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I'd like to centralize all authentication on my network using something like an LDAP server. Clients consist of Windows and Linux servers.

I'm looking to manage authentication for virtualized servers in a multi-tenant situation. Thousands of VMs with hundreds of organizations. Skillset leans towards Linux, but I do have experience with Windows. It's only authentication I'm looking for. I do want something that can tie into dual factor auth later on. I use other tools for configuration management. Authorization is handled by the individual virtual servers and left to the tenants.

Please share your experiences with centralized auth!

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@Antonio - this isn't a review site, so if you could reword your question to let us know what things you need to know about authentication we should be able to come up with a few food answers. The FAQ gives good guidance on how to ask a suitable question (link at the top) –  Rory Alsop May 29 '11 at 11:38
    
Problem: I don't want to maintain login/password information on all my servers individually. Solution? –  Antonius Bloch May 30 '11 at 18:51
    
Most folks don't read comments. So tt would help if you could edit your question to incorporate the extra info in your comments from here and below. Thanks! –  nealmcb May 31 '11 at 16:47
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1 Answer

(This is probably not quite the answer you're looking for.)

I've managed to use Active Directory as an LDAP server and Kerberos KDC successfully in the past. It worked the the MIT Kerberos libraries (available on Linux and OSX clients); obviously, it works with Windows clients too. AD isn't open source, so it doesn't really answer your question.

I've heard doing it the other way (e.g. OpenLDAP server for Windows clients) was a bit more difficult, since the Windows clients were expecting a few specific pieces of information presenting in a certain way (not necessarily well specified), but this comes from informal conversations.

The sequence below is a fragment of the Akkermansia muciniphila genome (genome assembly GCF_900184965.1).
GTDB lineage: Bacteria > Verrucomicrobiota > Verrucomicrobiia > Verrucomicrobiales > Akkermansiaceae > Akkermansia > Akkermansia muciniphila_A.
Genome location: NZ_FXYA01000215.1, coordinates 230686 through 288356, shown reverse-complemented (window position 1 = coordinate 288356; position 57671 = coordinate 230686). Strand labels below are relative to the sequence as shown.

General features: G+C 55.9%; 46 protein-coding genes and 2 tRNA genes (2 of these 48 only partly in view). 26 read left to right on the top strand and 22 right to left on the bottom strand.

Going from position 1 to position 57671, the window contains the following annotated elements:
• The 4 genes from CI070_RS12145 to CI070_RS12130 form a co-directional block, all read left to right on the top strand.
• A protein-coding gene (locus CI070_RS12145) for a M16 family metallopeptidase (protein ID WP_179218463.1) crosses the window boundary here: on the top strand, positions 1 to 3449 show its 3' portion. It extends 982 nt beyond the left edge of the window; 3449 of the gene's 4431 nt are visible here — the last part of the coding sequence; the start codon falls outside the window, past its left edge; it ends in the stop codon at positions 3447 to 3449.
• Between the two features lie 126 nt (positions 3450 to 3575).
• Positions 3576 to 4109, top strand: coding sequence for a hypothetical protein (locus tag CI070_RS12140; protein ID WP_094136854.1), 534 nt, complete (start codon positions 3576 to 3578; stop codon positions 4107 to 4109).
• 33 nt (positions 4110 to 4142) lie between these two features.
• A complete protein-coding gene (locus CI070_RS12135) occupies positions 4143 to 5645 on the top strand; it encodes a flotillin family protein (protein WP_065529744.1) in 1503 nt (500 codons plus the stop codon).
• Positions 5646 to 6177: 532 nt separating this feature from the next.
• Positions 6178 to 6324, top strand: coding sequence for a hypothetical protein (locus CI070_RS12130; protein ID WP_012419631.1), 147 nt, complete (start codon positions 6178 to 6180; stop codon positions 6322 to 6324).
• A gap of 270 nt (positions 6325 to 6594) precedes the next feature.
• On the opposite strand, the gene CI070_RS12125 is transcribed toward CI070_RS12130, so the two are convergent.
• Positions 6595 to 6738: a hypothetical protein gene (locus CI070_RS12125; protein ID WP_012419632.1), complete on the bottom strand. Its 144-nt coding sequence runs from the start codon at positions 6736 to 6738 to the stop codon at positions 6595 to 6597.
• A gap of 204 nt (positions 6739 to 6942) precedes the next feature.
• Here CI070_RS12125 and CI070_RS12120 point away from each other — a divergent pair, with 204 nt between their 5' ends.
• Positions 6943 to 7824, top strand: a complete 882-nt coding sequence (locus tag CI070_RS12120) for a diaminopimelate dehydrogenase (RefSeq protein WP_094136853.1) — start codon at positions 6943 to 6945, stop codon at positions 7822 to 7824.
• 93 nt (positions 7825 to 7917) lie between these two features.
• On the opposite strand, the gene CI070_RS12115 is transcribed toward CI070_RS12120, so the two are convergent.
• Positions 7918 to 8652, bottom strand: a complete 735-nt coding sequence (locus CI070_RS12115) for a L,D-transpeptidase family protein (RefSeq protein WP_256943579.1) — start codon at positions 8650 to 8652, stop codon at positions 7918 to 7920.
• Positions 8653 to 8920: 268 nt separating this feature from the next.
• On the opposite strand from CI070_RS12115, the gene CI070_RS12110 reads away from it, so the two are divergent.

This might be of interest:

Without more details regarding what you're trying to achieve, it's difficult to be more precise. The solutions you'll be able to use are likely to depend on the following points (in no particular order):

  • Is it for a large network?
  • What skills to the IT authnz team have (more Linux/more Windows)?
  • Is it only for authentication?
  • What kind of attributes do you want to use across your machines?
  • How do you intend to deal with policies and authorization once you've authenticated the user?
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It's not the answer I'm looking for, but it may be THE answer. I'm looking to manage authentication for virtualized servers in a multi-tenant situation. Thousands of VMs with hundreds of organizations. Skillset leans towards Linux, but I do have experience with Windows. Yes, it's only authentication but I do want something that can tie into dual factor auth later on. I use other tools for configuration management. Authorization is handled by the individual virtual servers and left to the tenants. –  Antonius Bloch May 31 '11 at 16:36
    
@Antonius its ONLY authentication? –  SteveS Jun 1 '11 at 14:41
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